A day after XIV Corps Commander Lt General Harinder Singh and South Xinjiang Military Region Commander Major General Liu Lin held extensive talks at the Chushul border point on ways to reduce tensions along the Line of Actual Control in Ladakh, Army sources indicated that more meetings and talks will be needed, both at the military and diplomatic levels, to break the impasse.
Sources said both sides, at the meeting that went on for 11 hours, “emphasised the need for an expeditious, phased and step-wise de-escalation as a priority”. This was the third meeting of the Corps Commanders – the meetings on June 6 and June 22 were held at Moldo on the Chinese side of the LAC, opposite Chushul.
In Beijing, Chinese Foreign Ministry spokesperson Zhao Lijian told reporters: “The two sides continue working towards implementing the consensus reached at the two earlier rounds of commander-level talks and made progress in effective measures by frontline troops to disengage and de-escalate the situation. China welcomes that.”
“We hope the Indian side will work with the Chinese side towards the same goal, keep up close communication through military and diplomatic channels, and ease the situation and reduce the temperature along the border,” Zhao said.
Meanwhile, Defence Minister Rajnath Singh will be visiting Ladakh Friday for a review of the situation. Accompanied by Army chief General MM Naravane and Northern Army Commander Lt General YK Joshi, Singh will interact with troops and will be briefed by military commanders. This will be his first visit to Ladakh after tensions mounted on the LAC in May.
Army sources said the Tuesday meeting at Chushul “was long and held in a business-like manner keeping in view the Covid-19 protocols”. The discussions, sources said, “reflected the commitment of both sides to reduce tensions along the LAC”.
“More meetings are expected both at the military and at the diplomatic level, in future, to arrive at mutually agreeable solution and to ensure peace and tranquility along the LAC as per bilateral agreements and protocols,” sources said.
The sources did not refer to any ‘consensus’ or ‘agreement’ reached on disengagement or de-escalation. “The process of disengagement along the LAC is complex,” sources said.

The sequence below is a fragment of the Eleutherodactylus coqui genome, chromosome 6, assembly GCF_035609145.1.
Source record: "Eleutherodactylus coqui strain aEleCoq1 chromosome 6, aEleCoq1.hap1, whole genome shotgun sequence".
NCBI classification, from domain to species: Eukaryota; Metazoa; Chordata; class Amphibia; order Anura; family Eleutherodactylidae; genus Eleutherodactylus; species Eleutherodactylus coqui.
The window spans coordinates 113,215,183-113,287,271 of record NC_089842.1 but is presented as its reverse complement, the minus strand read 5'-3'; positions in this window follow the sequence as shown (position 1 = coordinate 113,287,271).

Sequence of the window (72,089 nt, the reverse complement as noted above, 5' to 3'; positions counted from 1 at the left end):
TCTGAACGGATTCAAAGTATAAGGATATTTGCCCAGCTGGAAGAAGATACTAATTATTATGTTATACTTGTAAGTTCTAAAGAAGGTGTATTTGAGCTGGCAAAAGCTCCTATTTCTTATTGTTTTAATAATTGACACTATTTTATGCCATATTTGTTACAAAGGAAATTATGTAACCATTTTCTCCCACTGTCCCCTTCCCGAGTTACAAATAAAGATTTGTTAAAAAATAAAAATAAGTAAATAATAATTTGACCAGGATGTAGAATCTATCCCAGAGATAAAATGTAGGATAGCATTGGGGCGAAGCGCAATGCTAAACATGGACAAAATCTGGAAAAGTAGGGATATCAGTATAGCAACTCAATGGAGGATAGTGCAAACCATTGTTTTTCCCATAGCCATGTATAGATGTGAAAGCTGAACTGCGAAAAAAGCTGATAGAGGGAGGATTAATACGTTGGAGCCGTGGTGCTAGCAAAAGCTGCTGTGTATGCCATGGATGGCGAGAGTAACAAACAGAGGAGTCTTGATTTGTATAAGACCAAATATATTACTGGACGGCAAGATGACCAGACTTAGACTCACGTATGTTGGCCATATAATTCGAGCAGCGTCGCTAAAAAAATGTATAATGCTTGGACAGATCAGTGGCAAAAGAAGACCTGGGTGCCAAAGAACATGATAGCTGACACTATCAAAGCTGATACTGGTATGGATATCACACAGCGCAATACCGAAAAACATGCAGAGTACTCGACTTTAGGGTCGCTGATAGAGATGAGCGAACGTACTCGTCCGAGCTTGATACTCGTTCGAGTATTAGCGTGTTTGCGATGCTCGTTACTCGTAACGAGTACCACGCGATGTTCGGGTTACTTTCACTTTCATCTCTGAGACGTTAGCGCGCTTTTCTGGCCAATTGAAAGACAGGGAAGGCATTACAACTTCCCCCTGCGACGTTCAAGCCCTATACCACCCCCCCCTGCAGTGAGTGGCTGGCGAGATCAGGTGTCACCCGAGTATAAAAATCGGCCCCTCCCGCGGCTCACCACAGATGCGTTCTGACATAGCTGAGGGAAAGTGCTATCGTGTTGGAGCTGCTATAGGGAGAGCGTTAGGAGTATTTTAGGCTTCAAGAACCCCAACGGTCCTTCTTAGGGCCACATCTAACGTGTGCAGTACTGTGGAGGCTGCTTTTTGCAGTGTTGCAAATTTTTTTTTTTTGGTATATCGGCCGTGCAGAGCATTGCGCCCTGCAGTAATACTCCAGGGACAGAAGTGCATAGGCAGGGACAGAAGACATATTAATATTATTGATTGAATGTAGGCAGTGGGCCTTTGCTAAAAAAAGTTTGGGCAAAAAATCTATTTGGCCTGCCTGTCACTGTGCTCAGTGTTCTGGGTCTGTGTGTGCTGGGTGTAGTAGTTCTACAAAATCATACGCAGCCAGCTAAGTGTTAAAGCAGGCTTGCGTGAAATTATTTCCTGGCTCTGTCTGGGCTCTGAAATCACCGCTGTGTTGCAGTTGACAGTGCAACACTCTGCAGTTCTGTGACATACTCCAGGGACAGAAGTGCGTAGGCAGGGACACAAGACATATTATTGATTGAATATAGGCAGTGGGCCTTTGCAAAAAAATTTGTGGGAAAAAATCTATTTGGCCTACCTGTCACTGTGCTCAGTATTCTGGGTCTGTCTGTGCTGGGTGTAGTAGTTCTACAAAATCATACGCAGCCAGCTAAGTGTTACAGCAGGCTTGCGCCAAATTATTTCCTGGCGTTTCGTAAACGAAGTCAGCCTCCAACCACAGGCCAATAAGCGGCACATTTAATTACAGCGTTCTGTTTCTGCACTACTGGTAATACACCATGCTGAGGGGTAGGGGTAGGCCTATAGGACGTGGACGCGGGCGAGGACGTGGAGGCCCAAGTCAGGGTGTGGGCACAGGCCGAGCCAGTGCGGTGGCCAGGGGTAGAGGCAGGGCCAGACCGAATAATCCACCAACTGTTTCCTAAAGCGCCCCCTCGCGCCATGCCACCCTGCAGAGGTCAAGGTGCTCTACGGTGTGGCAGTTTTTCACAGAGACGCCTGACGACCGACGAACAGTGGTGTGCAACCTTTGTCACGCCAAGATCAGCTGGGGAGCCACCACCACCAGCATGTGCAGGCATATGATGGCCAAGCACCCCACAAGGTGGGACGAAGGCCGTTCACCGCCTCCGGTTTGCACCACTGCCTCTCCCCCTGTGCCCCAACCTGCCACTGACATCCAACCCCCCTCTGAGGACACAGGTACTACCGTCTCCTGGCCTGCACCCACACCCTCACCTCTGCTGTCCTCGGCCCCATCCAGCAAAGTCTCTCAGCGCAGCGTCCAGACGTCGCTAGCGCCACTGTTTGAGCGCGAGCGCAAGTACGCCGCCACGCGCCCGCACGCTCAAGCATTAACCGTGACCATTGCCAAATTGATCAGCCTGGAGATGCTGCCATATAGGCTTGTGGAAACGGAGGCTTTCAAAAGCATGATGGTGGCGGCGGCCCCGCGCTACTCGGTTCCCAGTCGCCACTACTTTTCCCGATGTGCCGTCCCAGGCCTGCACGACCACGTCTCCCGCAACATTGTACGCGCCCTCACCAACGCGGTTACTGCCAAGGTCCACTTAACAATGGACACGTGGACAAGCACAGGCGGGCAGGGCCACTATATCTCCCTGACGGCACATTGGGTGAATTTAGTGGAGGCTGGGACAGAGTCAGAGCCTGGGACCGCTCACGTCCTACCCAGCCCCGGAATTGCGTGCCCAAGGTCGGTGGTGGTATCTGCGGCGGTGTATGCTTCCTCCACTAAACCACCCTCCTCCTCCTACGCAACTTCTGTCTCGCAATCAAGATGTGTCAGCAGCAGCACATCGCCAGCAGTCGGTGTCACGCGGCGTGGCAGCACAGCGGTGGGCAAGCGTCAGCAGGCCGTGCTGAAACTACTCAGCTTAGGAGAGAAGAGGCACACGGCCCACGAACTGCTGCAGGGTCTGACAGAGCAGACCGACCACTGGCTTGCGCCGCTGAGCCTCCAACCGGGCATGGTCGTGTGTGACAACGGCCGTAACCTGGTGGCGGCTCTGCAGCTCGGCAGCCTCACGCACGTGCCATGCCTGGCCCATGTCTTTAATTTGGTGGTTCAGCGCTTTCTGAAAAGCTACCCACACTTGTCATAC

Disengagement refers to the process in which troops of two sides pull back from standoff positions or situations of close proximity, thereby ending such face-to-face situations. De-escalation, in contrast, refers to both sides bringing down enhanced troop levels to more ‘normal’ levels as earlier, thereby reducing the risk of conflict.
A security official told The Indian Express that during the meeting the Chinese side stonewalled all discussions on the Pangong Tso area where they have moved eight kilometres west on to the Indian side of the LAC, and are in a faceoff with Indian soldiers between Finger 4 and Finger 3.
There was also no substantive discussion on the Depsang area, where Indian patrols are no longer being allowed to reach PP10, PP11, PP11A, PP12 and PP13 – on the arc formed by Raki and Jivan nalas – by Chinese troops at a place called Bottleneck.
Both Pangong Tso and Depsang are two ‘areas of friction’ where both sides do not agree on the location of the LAC and have had differences in the past.
The two sides had agreed on a phased and stepwise disengagement at other areas of friction, in Galwan and Hot Springs, which was reiterated during the meeting, the official said.
According to the official, the emphasis is on at least “maintaining the equilibrium” so that no incident, like the one witnessed on June 15 in Galwan Valley, where 20 Indian soldiers and an unspecified number of Chinese soldiers died, takes places between the two sides.
Another government official said that the “talks at the military level are a means to keep the new status quo stable” even though the Indian position is unequivocal on seeking the restoration of status quo ante as of April on the LAC. The same has been conveyed to the Chinese side repeatedly, the official said.
According to the official, the progress in these talks has to be seen from the prism of the “ground situation,” which has witnessed no change in the recent past. On Tuesday, both sides reiterated the consensus arrived on June 6, but progress has been difficult because of the high degree of mistrust and Chinese intransigence.
The official said they expect this to be a “long haul” and there is fear it could eventually lead to a “hardened all-season LAC”. The official cited the example of the Kargil-Dras sector on the Line of Control (LoC) with Pakistan which had no round-the-clock deployment of security forces before the 1999 Kargil War. Now, there is a mountain division which is deployed in that area through the year.
In all three meetings of the Corps Commanders, India has demanded status quo ante on the LAC – of troops returning to locations before the standoff — and for “freedom of its troops to patrol till its LAC claims”. Expressing concern over the Chinese build-up in the depth areas, India has also mirrored the deployment by moving additional troops to the region.
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